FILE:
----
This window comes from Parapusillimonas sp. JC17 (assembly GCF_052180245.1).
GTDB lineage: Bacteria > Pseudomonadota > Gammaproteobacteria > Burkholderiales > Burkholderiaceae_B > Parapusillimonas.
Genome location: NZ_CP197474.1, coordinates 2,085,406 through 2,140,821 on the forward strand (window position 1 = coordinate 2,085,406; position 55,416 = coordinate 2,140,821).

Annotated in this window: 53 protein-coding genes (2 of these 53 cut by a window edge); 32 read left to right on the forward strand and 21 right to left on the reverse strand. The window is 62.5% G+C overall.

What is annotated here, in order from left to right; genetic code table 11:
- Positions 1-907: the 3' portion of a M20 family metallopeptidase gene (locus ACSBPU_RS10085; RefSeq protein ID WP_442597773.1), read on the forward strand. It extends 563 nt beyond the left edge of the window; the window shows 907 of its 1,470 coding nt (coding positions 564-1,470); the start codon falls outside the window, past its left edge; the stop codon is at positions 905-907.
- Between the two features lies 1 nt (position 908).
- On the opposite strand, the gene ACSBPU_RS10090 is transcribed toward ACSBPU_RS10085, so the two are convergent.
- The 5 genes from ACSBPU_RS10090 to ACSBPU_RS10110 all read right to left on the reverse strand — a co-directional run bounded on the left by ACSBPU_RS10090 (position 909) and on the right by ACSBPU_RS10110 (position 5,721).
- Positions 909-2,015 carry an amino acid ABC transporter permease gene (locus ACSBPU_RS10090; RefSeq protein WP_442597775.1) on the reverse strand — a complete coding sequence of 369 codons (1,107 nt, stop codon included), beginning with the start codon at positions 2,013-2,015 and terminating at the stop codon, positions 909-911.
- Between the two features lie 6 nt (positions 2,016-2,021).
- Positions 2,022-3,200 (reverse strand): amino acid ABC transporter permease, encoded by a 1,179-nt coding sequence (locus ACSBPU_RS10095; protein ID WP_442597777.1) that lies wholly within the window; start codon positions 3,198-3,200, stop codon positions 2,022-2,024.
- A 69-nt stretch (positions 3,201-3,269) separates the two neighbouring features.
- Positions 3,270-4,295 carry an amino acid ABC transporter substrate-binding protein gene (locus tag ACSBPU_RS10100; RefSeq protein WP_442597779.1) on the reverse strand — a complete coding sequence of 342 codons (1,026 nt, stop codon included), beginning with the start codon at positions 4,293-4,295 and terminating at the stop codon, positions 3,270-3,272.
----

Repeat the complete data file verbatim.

This window comes from Parapusillimonas sp. JC17 (assembly GCF_052180245.1).
GTDB lineage: Bacteria > Pseudomonadota > Gammaproteobacteria > Burkholderiales > Burkholderiaceae_B > Parapusillimonas.
Genome location: NZ_CP197474.1, coordinates 2,085,406 through 2,140,821 on the forward strand (window position 1 = coordinate 2,085,406; position 55,416 = coordinate 2,140,821).

Annotated in this window: 53 protein-coding genes (2 of these 53 cut by a window edge); 32 read left to right on the forward strand and 21 right to left on the reverse strand. The window is 62.5% G+C overall.

What is annotated here, in order from left to right; genetic code table 11:
- Positions 1-907: the 3' portion of a M20 family metallopeptidase gene (locus ACSBPU_RS10085; RefSeq protein ID WP_442597773.1), read on the forward strand. It extends 563 nt beyond the left edge of the window; the window shows 907 of its 1,470 coding nt (coding positions 564-1,470); the start codon falls outside the window, past its left edge; the stop codon is at positions 905-907.
- Between the two features lies 1 nt (position 908).
- On the opposite strand, the gene ACSBPU_RS10090 is transcribed toward ACSBPU_RS10085, so the two are convergent.
- The 5 genes from ACSBPU_RS10090 to ACSBPU_RS10110 all read right to left on the reverse strand — a co-directional run bounded on the left by ACSBPU_RS10090 (position 909) and on the right by ACSBPU_RS10110 (position 5,721).
- Positions 909-2,015 carry an amino acid ABC transporter permease gene (locus ACSBPU_RS10090; RefSeq protein WP_442597775.1) on the reverse strand — a complete coding sequence of 369 codons (1,107 nt, stop codon included), beginning with the start codon at positions 2,013-2,015 and terminating at the stop codon, positions 909-911.
- Between the two features lie 6 nt (positions 2,016-2,021).
- Positions 2,022-3,200 (reverse strand): amino acid ABC transporter permease, encoded by a 1,179-nt coding sequence (locus ACSBPU_RS10095; protein ID WP_442597777.1) that lies wholly within the window; start codon positions 3,198-3,200, stop codon positions 2,022-2,024.
- A 69-nt stretch (positions 3,201-3,269) separates the two neighbouring features.
- Positions 3,270-4,295 carry an amino acid ABC transporter substrate-binding protein gene (locus tag ACSBPU_RS10100; RefSeq protein WP_442597779.1) on the reverse strand — a complete coding sequence of 342 codons (1,026 nt, stop codon included), beginning with the start codon at positions 4,293-4,295 and terminating at the stop codon, positions 3,270-3,272.